She had stayed at our camper site for nine years, not continuously, but for a couple weeks at a time each summer while her husband came to Maine to abandon the Alabama summer heat. She’d still had to stay home and work those summers, visiting him twice each season. They thought they’d spend a lot more time here soon.
But this year, she walks across the campground road (Road 4) towards me. She’s wearing a black summer dress, loosely draped across her body. She is half slow, half purposeful, which means that she’s trying to do something that’s hard to do. I stand up from the picnic table where I’m working and meet her.
Her arms open wide. Her hands shake and she says, “This … this used to be our campsite.”
And I instantly know who she is.
“Oh,” I say. “I’m so sorry.”
I have no words.
I open my arms and she steps right into them, this stranger who is not a stranger. This stranger who is human like me.
It’s our first of three hugs.
Her husband died last year, in between the summers, and she sold the fifth-wheel that they stayed in. Someone is possibly using it for transient agricultural workers up in the Machias area. She’s not sure.
“Our shed was right here. There was a deck, a huge deck right here. They took all of it.” She shakes her head.
Her husband built the deck. He had her antique music box in the shed, and the music would play out into the road. All their friends were here, a group of sixty- and seventy-year-olds mostly, and they would gather every night, talking, laughing. Her husband kept one man from drinking for the six weeks they were together here. He built a deck with a baby gate (for free) for a wormer and his wife because they had an eighteen-month-old baby and the wife was always alone with the baby, always watching it, always exhausted and trapped.
“He’d spell her for a half hour or an hour each day. She couldn’t believe how kind that was,” the woman tells me and she breaks down again.
“Everything is so different. Our shed,” she repeats. “It was right there where your fire pit was. We couldn’t have a fire pit. The smells and sound. It reminded him of Vietnam.”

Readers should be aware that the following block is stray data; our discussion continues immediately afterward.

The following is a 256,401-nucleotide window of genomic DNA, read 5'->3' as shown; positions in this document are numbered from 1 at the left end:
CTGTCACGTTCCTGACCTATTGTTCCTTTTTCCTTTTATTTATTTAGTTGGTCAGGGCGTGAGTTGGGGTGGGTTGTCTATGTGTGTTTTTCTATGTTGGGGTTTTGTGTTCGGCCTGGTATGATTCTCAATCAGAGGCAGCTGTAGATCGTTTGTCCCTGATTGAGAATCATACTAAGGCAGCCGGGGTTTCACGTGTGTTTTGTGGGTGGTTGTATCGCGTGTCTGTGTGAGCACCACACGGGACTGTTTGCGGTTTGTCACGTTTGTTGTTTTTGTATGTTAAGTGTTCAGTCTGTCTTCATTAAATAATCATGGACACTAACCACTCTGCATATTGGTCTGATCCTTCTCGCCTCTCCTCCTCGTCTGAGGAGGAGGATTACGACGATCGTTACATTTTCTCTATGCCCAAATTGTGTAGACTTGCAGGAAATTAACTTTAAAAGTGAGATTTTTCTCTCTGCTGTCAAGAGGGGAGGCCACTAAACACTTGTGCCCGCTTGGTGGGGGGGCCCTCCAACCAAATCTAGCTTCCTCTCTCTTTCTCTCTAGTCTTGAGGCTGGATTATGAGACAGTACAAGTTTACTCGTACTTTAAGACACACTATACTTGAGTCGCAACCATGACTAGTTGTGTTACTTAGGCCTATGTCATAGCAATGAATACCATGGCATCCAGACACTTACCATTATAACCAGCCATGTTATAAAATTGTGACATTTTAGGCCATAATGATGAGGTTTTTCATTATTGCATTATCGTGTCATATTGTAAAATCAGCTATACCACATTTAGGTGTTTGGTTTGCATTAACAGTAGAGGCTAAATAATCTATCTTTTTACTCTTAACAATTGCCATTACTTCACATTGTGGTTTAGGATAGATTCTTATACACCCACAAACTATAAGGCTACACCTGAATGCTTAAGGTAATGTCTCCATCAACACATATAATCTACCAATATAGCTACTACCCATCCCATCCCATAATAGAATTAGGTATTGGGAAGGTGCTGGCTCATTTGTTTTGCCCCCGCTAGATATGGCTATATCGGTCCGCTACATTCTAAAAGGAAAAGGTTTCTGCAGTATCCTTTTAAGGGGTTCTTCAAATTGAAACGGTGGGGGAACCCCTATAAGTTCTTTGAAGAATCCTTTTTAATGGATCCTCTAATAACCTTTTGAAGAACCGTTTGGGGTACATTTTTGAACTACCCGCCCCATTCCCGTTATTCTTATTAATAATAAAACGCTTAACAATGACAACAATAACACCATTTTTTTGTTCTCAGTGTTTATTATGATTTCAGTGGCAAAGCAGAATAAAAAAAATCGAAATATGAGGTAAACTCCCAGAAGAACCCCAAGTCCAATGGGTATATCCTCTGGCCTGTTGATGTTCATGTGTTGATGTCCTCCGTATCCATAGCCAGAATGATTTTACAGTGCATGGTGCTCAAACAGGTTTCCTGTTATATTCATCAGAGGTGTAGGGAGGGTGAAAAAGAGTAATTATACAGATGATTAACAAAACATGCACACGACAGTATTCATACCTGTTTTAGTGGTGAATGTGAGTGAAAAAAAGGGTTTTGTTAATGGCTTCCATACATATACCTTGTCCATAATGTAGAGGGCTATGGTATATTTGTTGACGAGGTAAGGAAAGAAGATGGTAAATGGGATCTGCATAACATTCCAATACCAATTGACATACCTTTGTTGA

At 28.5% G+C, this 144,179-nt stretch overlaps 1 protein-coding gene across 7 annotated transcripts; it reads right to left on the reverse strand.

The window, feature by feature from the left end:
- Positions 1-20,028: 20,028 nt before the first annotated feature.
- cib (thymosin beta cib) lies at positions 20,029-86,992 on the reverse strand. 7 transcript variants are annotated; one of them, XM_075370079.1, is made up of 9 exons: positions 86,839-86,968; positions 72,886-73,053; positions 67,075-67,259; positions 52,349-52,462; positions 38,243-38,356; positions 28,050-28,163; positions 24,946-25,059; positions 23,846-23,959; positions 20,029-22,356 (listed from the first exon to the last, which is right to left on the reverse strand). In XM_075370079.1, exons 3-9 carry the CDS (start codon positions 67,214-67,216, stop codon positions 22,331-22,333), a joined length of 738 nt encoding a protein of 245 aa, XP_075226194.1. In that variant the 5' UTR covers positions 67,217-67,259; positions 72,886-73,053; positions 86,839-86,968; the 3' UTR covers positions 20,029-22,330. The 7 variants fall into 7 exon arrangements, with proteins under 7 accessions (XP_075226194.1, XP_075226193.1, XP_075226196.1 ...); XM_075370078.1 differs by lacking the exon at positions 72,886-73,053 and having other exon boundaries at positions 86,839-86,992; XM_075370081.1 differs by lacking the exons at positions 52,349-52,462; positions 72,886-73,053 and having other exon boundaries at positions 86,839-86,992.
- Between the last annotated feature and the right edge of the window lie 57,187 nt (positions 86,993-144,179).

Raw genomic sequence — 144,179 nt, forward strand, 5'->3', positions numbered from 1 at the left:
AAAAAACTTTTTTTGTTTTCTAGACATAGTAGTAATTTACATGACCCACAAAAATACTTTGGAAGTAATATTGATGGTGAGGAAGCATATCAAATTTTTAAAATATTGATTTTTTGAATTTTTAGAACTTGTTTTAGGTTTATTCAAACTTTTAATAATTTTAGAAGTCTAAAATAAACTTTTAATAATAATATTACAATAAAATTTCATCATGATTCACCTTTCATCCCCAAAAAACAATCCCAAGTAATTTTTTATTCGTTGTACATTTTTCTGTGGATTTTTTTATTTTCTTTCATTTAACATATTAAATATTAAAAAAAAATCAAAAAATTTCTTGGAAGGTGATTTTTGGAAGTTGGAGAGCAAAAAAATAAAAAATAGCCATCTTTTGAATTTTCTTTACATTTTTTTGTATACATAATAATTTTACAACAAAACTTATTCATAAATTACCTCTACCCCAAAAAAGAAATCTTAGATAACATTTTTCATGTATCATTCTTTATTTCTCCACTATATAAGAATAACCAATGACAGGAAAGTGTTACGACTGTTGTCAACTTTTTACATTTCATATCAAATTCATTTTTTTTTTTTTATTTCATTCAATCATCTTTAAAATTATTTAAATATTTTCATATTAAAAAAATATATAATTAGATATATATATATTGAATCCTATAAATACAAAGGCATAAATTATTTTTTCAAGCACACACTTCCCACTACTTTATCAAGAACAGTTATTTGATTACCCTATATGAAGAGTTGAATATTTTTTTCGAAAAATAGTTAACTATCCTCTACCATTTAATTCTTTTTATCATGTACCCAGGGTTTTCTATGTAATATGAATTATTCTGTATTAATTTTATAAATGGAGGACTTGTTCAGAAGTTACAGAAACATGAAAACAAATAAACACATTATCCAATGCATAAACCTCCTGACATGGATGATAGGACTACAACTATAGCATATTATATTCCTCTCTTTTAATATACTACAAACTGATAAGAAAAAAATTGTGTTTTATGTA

We hugged again.
I don’t know her first name. It doesn’t matter, honestly, because I know parts of her – the raw, authentic parts, the love and the grief that come flowing out when she sees us at her campsite, which is now, our campsite. And I’m so honored.
She had been a woman in love and she still is – and here was the place where she and her husband would play Wii Bowling, and serenade the campground road with jaunty music that echoed out of that music box they kept in the shed.
They’d hike up the steep hill into a scattering of spruce and pines, neighbors’ campfires trying to erase his bad memories and recreate the good, squirrels and chipmunks racing from tree trunk to branches. And all of this was a home.
And it isn’t hers any more. Just like some day it won’t be mine.
“I’m … I have food in the microwave,” she says.
We’ve turned off the grill where dinner was cooking so I could talk to her, but I don’t tell her that. It’s not my job to tell her things. It’s my job to listen.
“I … I might come back next year.”
“If we’re here,” I tell her, “I hope you stop by and say, ‘hi.’”
“I will. I will,” she says and she nods bravely, but her lip loses its firmness and she starts to crumple. I hug her one last time and try to hold her up. We all need to be held up sometimes. Strangers. Friends. Family. Ghosts.
We often imagine that our experience is the real experience, the only one. We forget the others who have come before – who have belonged in our campsites, our house lots, our countries and lives. The lives that come before and after us often seem so unreal. We claim things as our own, but are they ever really ours? Only for tiny fractions of time.
And that’s okay.
Lives and experiences can pass astonishingly quickly; some of us can barely remember moments in our own lives, let alone the lives of the people and peoples before us. But they were there. They are there. Sometimes they walk across a tiny road and open their arms to us. Sometimes they are scents we can barely catch at night, little mewings and whispers of pasts and futures we won’t get to be a part of.
And that’s okay, too, because we get to be a part of our moments, live them, listen to them, and experience them ourselves. And we can try to be stewards, prepare for other futures and remember others’ pasts. That would be best, I think, if we could act with kindness for those who have suffered losses and for those who have to bear the future burdens. That’s what humanity should be about, not just the cold shivers, but the hugs, the wishes, the hopes and the stories.